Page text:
This extract from Pope's An Essay on Criticism, like the whole poem, is written in rhyming couplets (lines rhyming in pairs). They confer a formal, regular quality to the verse. The punctuation helps to control the way in which we read: notice that there is a pause at the end of each line, either a comma, a semi-colon, or a full stop. This use of the end-stopped line is characteristic of eighteenth-century heroic couplets (iambic pentameter lines rhyming in pairs), where the aim was to reproduce classical qualities of balance, harmony, and proportion.
Get into the habit of looking at rhyme words. Are any of Pope's rhymes particularly interesting here? One thing I noticed was what is known as poetic inversion. The rhyme ‘shore’/‘roar‘is clearly important to the sound sense of the verse, but the more natural word order (were this ordinary speech) would be ‘The hoarse rough verse should roar like the torrent’. Had he written this, Pope would have lost the sound qualities of the rhyme ‘shore’/‘roar’. He would have had to find a word such as ‘abhorrent’ to rhyme with ‘torrent’ and the couplet would have had a very different meaning. He would also have lost the rhythm of the line, in spite of the fact that the words are exactly the same.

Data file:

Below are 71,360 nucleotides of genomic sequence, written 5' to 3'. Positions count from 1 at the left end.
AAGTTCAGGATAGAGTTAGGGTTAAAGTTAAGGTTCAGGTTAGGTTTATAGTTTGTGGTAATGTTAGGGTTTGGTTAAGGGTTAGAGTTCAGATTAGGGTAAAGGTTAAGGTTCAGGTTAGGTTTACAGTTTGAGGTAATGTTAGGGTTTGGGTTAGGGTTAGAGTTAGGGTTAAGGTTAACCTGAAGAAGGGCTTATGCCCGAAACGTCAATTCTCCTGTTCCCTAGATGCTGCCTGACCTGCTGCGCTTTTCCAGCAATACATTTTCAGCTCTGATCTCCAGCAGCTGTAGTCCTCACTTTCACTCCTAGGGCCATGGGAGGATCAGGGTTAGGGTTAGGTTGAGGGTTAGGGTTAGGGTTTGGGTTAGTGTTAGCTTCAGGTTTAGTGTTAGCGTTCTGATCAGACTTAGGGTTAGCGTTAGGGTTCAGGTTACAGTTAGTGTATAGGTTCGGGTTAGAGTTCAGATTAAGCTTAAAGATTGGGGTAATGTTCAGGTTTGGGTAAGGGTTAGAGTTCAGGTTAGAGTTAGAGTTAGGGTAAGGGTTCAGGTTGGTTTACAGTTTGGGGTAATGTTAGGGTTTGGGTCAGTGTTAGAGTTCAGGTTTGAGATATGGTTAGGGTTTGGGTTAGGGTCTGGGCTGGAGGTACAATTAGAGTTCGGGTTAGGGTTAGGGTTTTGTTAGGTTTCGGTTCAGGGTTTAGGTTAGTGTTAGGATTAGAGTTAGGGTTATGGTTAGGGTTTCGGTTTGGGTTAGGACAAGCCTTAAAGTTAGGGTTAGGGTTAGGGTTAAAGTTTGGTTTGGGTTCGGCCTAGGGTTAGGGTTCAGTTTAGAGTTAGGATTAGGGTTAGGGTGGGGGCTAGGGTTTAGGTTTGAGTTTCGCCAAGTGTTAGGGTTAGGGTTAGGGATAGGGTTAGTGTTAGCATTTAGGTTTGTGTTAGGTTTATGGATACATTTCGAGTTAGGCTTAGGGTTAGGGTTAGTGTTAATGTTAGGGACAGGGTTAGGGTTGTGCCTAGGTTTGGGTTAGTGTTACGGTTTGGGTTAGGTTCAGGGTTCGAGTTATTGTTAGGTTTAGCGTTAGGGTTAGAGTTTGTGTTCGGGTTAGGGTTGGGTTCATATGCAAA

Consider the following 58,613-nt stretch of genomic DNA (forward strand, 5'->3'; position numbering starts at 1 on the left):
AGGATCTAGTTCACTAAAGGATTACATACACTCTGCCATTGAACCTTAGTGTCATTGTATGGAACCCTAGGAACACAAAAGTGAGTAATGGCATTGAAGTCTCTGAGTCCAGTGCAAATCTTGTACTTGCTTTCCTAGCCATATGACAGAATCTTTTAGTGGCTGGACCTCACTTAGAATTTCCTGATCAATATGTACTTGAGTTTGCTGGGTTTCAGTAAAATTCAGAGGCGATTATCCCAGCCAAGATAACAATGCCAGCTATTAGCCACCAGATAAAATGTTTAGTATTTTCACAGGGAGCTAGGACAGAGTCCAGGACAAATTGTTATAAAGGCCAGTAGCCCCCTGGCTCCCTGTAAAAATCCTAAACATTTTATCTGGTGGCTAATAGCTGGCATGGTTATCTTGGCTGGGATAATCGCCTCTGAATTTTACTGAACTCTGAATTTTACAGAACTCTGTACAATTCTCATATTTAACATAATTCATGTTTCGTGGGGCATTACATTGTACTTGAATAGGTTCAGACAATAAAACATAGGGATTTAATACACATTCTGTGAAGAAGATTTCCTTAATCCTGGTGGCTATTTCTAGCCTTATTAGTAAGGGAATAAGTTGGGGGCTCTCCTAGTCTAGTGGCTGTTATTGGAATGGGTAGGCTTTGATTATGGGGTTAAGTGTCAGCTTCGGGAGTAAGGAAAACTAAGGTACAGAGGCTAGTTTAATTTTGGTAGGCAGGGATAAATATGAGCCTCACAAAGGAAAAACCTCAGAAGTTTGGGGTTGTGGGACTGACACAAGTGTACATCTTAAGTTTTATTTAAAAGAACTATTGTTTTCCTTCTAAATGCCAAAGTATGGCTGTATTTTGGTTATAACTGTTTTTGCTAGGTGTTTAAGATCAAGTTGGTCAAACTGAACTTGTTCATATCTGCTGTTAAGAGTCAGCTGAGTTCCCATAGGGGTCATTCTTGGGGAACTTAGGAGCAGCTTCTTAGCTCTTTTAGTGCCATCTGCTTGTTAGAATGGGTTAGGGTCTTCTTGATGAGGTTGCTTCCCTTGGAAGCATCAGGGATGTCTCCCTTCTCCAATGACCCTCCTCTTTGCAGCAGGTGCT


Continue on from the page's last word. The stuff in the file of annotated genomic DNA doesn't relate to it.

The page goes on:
Before we leave An Essay on Criticism, did you notice that Pope's subject in this poem is really poetry itself? Like Wordsworth, Pound, and William Carlos Williams, all of whom I've quoted earlier, Pope too was concerned with poetry as a craft
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